Restaurant owners can be liable for the bad acts of their customers, but the
franchisor of a restaurant has some level of protection for the unlawful
employment practices of its franchisees. In a recent case from the Tenth Circuit
in Lockard v. Pizza Hut, Inc. (10th Cir. 1998), a female waitress of a
franchisee-owned pizza restaurant suffered sexual harassment by two male
customers of the restaurant. The employee sued her employer, the franchisee, for
sexual harassment, and also sued the franchisor, Pizza Hut, Inc. In this case
the court considered two questions. First, is an employer liable for the sexual
harassment by customers of its employees? Second, is the franchisor liable for
the sexual harassment of the employees of its franchisee?
The waitress claimed that she was required by the restaurant manager to wait
on two crude and rowdy male customers who grabbed her hair, grabbed her breast,
and put his mouth on her breast. The jury returned a verdict in favor of the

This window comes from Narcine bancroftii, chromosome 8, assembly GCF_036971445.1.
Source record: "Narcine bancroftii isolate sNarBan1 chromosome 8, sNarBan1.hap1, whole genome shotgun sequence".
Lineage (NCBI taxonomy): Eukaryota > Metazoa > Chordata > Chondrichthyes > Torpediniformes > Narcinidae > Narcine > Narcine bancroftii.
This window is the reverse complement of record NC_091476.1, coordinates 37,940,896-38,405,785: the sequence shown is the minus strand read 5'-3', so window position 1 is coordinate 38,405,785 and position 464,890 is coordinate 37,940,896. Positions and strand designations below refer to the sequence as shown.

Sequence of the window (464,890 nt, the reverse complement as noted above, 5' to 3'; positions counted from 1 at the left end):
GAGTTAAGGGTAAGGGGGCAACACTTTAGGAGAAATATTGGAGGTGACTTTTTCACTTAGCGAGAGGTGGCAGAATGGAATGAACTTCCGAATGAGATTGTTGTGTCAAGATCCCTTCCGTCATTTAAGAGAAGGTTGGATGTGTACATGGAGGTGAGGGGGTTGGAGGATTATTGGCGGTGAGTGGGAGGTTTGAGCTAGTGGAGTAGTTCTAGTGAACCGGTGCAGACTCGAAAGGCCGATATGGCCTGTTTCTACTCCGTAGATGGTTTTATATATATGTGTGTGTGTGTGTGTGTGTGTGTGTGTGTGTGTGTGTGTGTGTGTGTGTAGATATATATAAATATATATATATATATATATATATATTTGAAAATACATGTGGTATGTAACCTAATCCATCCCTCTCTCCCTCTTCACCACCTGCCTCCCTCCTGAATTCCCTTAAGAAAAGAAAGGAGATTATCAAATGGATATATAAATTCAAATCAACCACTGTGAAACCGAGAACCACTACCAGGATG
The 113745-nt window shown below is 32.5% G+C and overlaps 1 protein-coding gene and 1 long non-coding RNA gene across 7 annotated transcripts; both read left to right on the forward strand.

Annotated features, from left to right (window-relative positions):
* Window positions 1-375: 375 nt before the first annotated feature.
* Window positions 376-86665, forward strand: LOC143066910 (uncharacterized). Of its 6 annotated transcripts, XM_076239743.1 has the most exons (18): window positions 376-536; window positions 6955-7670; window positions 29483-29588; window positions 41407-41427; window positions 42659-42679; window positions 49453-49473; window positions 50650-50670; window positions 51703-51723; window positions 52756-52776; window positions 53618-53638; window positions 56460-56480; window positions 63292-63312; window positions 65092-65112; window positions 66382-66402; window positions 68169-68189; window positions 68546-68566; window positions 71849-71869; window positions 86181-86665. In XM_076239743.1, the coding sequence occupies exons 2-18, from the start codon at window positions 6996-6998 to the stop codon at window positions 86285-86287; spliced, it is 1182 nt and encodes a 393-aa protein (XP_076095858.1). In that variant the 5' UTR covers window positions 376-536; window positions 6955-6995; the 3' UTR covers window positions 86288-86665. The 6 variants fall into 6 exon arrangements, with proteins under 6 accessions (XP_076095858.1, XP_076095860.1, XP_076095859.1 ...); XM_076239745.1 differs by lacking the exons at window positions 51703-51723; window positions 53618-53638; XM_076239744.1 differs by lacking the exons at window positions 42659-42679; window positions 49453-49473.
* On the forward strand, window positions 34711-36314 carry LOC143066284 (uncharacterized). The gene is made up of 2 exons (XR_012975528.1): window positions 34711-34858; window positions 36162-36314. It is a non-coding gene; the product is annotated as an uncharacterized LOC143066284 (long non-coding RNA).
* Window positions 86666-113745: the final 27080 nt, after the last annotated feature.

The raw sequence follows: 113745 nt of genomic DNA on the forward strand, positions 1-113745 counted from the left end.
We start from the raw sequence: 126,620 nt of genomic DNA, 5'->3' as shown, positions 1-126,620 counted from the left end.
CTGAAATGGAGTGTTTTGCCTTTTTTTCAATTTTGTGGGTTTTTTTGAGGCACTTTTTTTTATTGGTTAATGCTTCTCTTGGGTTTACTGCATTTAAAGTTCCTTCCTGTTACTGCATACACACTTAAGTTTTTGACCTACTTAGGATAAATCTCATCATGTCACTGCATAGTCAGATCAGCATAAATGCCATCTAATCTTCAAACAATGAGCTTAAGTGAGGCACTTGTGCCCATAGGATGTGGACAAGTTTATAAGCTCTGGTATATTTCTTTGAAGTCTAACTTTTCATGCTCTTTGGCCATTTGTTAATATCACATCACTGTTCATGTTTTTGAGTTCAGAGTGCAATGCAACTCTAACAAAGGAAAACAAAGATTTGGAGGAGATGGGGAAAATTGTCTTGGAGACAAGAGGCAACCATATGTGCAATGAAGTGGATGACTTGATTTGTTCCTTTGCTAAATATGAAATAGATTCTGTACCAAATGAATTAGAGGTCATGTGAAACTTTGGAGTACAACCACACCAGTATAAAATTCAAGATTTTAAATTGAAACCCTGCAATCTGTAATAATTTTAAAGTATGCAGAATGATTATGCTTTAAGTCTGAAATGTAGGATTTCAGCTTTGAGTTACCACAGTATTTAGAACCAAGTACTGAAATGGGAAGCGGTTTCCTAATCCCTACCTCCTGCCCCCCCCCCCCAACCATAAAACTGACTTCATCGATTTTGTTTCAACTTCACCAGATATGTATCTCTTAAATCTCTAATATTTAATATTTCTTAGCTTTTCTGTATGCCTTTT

employee against both the franchisee and the franchisor and awarded $200,000 in
compensatory damages. The trial court and the jury considered the franchisee and
the franchisor to be a single employer for purposes of employment practices and
held them both liable.
On appeal, the court held that an employer can be held liable for the
customer's sexual harassment of its employees. The court commented that customer
harassment is very similar to harassment by co-workers and should be evaluated
under similar standards. In this case, the facts supported a finding that the
employer should be liable for the sexual harassment committed by the customers.
However, the court held that the franchisor, Pizza Hut, was not liable for
the sexual harassment because the franchisor was not the employer of the
waitress. The court rejected the employee's argument that the franchisee and the
franchisor were a single employer for purposes of unlawful employment practices.
For this reason, the jury verdict was reversed as to the franchisor, but was
affirmed as to the franchisee.
The court held that the critical question in deciding whether the franchisor
(or parent company), is liable for the unlawful employment practice of the
franchisee (or subsidiary company), is which company made the final decisions
regarding the employment matter...